created by joachim schiele

the ‘data center’ would make access to the following data available:

  • steering wheel
    • pressed keys
    • orientation (angle)
  • pedals
  • GPS position
  • car speed
  • MEMS-Gyroskop
  • illumination sensor (inside car, outside car)
  • temperature sensor (inside car, outside car, motor, cooling)
  • speed of car (and speed of each tire)
  • air preasure (inside car, outside car, each tire)
  • oil/coolants/petroal/battey/wiping water levels
  • heating / ventilation / climate control
  • motor levels/settings
  • gear level
  • radar results (and whatever sensors are bult into the car you can think of)
  • fual consumtion
  • odometer values
  • power consumption per component (like android does it)
  • defect sensors
  • cameras

replaceable hardware platform

ordinary consumer tablets probably won’t survive intense heat for long, which is mostly a screen and battery issue. still we could use industry grade tablets (which usually survive from -10 to 90 degrees celcius) in the car.

supporting consumer tablets might still be possible:

  • smartphones are probably a good target since nobody will leave them in the car
  • for tablets one could add a fan to cool it and
  • mount it in a way that there is less direct sun impact or
  • add a mechanic which protects the tablet when car is inactive (no fans)

right now i see problems with supporting consumer tablets. using dedicated screens and forwarding sounds good at first but there are no open standards and the protocols which are deployed more often are proprietary and therefore no good target to be used. also it would require a device to stream to like a display. displays suffer the same problems as integrated computers do, they are outdated too soon.

so why not use industry grade tablets until consumer tablets get better?

here are three industry grade tablets which i find interesting:

  • motorola ET1 enterprise tablet
  • panasonic toughpad FZ-G1
  • panasonic toughpad FZ-A1

motorola ET1 Enterprise Tablet

Looking for a true enterprise-class tablet that you can deploy anywhere? The ET1 offers everything you need — from security and durability to flexibility and manageability. With WLAN or WWAN connectivity, you can count on the ET1 to deliver all the information your workforce needs to get the job done — whether they are inside the four walls or out in the field.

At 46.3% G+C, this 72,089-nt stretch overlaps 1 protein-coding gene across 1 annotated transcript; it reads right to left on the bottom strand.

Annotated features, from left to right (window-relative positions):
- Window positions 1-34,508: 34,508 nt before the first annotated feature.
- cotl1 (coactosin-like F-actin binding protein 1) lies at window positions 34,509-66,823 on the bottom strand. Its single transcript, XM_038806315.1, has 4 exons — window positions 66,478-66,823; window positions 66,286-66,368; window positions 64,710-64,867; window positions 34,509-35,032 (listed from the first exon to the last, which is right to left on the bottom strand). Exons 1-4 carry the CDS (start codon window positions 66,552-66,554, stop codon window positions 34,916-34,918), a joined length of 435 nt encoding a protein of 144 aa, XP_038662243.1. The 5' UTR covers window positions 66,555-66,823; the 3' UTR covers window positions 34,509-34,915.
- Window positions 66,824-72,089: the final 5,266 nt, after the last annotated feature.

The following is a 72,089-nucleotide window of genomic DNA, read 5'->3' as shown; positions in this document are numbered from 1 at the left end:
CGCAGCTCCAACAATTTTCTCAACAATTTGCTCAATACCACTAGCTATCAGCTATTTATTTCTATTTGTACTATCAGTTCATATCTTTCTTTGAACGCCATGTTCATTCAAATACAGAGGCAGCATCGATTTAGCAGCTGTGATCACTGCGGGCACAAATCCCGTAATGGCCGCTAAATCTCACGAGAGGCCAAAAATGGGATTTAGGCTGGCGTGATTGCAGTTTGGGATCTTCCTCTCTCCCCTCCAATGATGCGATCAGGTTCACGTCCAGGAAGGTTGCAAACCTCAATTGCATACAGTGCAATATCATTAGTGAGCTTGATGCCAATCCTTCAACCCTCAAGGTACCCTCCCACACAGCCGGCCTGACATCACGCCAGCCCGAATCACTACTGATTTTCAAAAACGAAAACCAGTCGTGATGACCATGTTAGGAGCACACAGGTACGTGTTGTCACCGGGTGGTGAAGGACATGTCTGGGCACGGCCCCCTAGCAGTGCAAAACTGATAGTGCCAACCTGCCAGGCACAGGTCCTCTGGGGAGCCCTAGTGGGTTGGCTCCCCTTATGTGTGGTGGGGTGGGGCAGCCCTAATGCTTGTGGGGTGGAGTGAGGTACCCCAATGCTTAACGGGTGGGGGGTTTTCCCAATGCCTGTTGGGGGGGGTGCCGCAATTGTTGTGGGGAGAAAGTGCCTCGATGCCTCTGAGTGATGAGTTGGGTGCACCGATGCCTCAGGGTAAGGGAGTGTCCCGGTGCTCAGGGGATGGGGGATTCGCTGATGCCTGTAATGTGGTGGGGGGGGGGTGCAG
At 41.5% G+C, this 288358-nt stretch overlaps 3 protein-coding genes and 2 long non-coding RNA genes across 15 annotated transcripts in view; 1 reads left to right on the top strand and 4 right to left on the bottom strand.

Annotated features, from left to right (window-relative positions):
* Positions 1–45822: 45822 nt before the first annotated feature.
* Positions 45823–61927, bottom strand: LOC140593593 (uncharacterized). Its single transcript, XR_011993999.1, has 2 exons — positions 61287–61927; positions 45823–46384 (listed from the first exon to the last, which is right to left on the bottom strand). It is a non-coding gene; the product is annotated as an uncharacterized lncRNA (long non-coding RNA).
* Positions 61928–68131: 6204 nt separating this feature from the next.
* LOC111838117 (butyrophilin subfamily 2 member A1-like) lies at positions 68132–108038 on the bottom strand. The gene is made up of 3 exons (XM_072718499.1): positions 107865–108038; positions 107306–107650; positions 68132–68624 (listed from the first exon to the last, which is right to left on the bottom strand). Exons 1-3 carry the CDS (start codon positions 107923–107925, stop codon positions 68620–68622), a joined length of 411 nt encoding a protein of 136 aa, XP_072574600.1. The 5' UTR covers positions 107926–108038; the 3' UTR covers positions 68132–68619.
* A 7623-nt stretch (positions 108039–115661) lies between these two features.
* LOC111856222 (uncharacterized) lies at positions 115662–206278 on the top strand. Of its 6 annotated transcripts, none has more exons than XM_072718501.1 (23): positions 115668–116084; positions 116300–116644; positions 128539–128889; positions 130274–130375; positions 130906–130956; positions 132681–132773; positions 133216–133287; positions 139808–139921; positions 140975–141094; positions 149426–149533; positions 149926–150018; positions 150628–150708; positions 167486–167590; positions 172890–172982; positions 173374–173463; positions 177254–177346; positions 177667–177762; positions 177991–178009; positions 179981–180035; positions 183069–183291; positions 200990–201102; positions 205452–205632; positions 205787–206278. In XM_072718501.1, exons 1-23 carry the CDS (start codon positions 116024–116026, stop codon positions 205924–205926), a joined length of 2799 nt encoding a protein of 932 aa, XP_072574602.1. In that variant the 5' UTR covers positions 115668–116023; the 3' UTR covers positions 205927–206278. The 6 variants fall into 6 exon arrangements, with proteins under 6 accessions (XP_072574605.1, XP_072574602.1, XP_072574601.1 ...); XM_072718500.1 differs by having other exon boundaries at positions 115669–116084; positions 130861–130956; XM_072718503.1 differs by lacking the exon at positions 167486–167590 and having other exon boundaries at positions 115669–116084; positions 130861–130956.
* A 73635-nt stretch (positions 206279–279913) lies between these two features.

motorola ET1 specification states [2]:

Operating Temp.
 32° to 122° F /0° to 50° C
Storage Temp.
 -4° to 158° F /-20° to 70° C
Drop Specification
 Multiple 4 ft./1.2 m drop per MIL STD 810G
 4Gs peak, 5hz to 2khz, 1 hour duration per axis
Thermal Shock
 -4° F to 158° F/-20° C to 70° C rapid
 15kv Air, 8kv contact, 2kv charge body
 10% to 95% RH (Non-condensing)

panasonic toughpad FZ-A1/FZ-G1

The first fully-ruggedized tablet powered by Android™ combines high-encryption data and device security with the seamless connectivity and enterprise-grade technology businesses and government agencies require.

btw: both devices [3] and [4] are certified MIL-STD-810 certified.

input via dial

being froced to use singletouch or multitouch is a real problem - especially when driving! that is because most tablets were designed to be hold in your hands while being operated. however, consider an external control, like the ‘bmw x5 idrive conroller’, is added to the tablet (via bluetooth BT) and the tablet is used in a ‘car mode’ (for instance by using the app ‘Car Home Ultra’). such an integration would seriously make a difference.

from wikipedia - thanks to Andi2612